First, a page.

Ombudsman Ontario

Ombudsman Ontario

June 19, 2012 11:00 ET

Complaints to Ontario Ombudsman Up by Almost 30%: Annual Report 2011-2012

TORONTO, ONTARIO--(Marketwire - June 19, 2012) -


Ontario Ombudsman André Marin is calling on the government of Ontario to protect the public interest in tough economic times by ensuring citizens have the opportunity to complain to his office – as more than 18,500 of them did in 2011-2012 (up 27% from the previous year).

As the province grapples with the deficit and looks for ways to reduce costs, the Ombudsman can help ensure accountability and fairness in public services, as long as those services fall within his mandate, the Ombudsman says in his latest Annual Report, released today.

"While Ontarians understand the need for belt-tightening, it is crucial that efficiencies and savings are not achieved at the expense of fairness and good public administration," Mr. Marin writes in the report. "The issue is not privatization, but the spectre of these services – without proper legislative safeguards – being removed from Ombudsman scrutiny, leaving Ontarians no recourse to complain about them or have them independently investigated."

The Ombudsman urges the government to ensure that any public services that are privatized or otherwise delegated remain subject to Ombudsman oversight. MPPs should heed the lessons learned from the scandal-plagued air ambulance service Ornge, he says. "Who knows? If we'd had the ability to investigate allegations about Ornge received from patients and their families, industry insiders and whistleblowers, we might have been able to prompt the government into taking action. This is exactly the kind of proactive work we have done with many ministries and organizations."

The Ombudsman's report details how his office helped Ontarians in the past year, and updates major systemic investigations and case resolutions. He also draws the government's attention to Ontario's "dead last" position, compared to other provinces, in allowing ombudsman oversight of the "MUSH" sector – municipalities, universities, school boards, hospitals and long-term care homes, children's aid societies and police – despite a record 2,539 complaints about these areas.

The need for oversight of hospitals – a power that every other provincial ombudsman has – is particularly acute, Mr. Marin says, noting that internal "patient relations" staff at hospitals are no substitute for an independent investigator.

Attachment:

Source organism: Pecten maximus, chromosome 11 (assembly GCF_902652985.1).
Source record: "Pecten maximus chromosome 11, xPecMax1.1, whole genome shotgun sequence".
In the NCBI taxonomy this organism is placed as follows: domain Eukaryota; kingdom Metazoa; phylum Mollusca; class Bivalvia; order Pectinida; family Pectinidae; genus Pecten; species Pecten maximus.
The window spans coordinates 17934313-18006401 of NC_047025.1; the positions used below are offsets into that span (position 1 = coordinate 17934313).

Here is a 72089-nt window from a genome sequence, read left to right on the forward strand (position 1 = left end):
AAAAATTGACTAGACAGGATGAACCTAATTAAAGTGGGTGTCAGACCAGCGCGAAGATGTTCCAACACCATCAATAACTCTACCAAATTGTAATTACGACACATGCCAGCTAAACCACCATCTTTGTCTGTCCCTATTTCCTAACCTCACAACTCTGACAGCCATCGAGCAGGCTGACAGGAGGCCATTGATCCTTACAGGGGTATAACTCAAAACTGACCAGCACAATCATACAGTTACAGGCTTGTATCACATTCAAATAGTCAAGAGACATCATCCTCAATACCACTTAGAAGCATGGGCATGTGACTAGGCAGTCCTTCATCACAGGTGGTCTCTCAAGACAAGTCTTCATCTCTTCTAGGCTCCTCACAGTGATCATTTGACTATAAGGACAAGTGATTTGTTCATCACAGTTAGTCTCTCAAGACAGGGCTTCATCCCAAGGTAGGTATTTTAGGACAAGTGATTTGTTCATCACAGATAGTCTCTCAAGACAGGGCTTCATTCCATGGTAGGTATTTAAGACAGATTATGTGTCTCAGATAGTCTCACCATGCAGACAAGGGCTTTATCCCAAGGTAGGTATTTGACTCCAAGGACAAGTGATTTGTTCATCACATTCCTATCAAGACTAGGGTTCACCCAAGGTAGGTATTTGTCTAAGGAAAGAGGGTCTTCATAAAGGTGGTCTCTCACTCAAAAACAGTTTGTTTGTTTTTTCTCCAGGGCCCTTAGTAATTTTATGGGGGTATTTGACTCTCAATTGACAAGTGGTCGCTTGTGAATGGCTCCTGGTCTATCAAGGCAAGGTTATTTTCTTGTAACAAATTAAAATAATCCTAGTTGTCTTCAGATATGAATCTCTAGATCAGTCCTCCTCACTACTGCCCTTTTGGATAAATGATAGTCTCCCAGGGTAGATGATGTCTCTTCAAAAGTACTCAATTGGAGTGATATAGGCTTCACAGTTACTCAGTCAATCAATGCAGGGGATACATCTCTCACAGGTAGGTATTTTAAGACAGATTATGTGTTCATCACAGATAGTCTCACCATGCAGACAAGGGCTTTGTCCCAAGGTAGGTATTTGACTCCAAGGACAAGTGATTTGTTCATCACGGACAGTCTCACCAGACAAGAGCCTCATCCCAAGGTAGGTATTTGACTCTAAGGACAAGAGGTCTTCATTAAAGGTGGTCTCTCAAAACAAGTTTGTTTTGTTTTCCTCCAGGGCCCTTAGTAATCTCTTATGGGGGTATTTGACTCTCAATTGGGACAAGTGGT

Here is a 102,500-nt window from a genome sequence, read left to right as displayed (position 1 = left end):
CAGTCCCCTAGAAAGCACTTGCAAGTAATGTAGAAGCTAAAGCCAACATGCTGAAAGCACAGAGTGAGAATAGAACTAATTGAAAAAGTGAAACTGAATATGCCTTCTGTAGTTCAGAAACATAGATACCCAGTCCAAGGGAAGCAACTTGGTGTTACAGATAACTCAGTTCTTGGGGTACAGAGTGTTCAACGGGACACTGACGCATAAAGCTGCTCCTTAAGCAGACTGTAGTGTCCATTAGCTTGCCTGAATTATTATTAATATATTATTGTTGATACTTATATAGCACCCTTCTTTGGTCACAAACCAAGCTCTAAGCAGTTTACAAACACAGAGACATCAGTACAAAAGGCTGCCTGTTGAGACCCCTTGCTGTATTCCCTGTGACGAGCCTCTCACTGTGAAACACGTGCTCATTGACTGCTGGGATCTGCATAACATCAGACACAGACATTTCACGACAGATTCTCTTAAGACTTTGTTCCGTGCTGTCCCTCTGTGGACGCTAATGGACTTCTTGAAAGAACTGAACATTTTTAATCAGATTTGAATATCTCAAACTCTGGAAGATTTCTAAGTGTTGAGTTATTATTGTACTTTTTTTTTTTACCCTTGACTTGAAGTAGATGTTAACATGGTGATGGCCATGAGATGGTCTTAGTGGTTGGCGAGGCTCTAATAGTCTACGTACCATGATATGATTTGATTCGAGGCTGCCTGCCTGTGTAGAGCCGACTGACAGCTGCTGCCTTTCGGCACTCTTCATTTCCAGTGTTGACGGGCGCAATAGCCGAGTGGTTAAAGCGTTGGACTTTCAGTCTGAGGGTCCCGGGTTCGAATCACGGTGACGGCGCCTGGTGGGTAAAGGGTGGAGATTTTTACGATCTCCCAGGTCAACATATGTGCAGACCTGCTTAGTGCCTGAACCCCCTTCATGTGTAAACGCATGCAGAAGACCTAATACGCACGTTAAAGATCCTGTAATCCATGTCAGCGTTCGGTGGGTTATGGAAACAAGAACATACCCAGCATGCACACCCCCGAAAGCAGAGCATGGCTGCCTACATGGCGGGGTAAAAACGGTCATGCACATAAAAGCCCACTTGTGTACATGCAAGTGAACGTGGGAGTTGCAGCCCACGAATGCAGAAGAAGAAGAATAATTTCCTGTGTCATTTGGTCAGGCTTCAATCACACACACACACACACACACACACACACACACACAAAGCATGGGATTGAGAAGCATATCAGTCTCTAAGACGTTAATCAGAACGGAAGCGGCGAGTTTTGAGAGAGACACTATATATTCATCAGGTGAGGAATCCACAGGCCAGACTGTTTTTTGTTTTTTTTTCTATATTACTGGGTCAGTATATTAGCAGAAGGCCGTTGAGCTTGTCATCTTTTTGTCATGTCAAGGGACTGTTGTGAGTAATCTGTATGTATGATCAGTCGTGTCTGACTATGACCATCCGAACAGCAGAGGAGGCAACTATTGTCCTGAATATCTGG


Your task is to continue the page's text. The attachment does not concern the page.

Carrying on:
Among the results sparked by Ombudsman investigations in 2011-2012 is a significant increase in police notifications to the Special Investigations Unit, after Mr. Marin's December 2011 report Oversight Undermined revealed a disturbing lack of police co-operation with the SIU.

In today's report, Mr. Marin reiterates his call for strong legislation to support the SIU and consequences for police services that don't comply with their legal obligations. He also stresses the need for strict impartiality by SIU staff, after two SIU investigators were fired and two others disciplined for wearing police rings – a practice prohibited since the Ombudsman's first investigation of the agency in 2008.

"It's one thing for the police to meet their legal obligations to co-operate with the SIU. But the SIU also has to do its part and vigorously and independently fulfill its mandate as a police watchdog agency," Mr. Marin commented.

In the wake of other recent Ombudsman investigations, consultation on the regulation of medical transportation services is now under way, breast cancer patients with tumours under 1 cm are receiving Herceptin treatment, and new legislation to replace the 73-year-old Public Works Protection Act (invoked during the June 2010 G20 summit) has been sent for third reading.

Proactive work by Ombudsman staff also helped resolve serious issues involving driver's licences, services for inmates, disabled people, and clients of the Family Responsibility Office and the Office of the Public Guardian and Trustee – two of the top 10 sources of complaints. Mr. Marin's office also dealt with a record 199 complaints about closed municipal meetings (a responsibility it has had since 2008), which will be detailed in a separate report, to be released later this year.

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Full report, backgrounders and more available at
The Ombudsman's 11 a.m. news conference will be livestreamed at
Video of Mr. Marin's news conference will also be posted at
Mr. Marin will answer public questions this afternoon at
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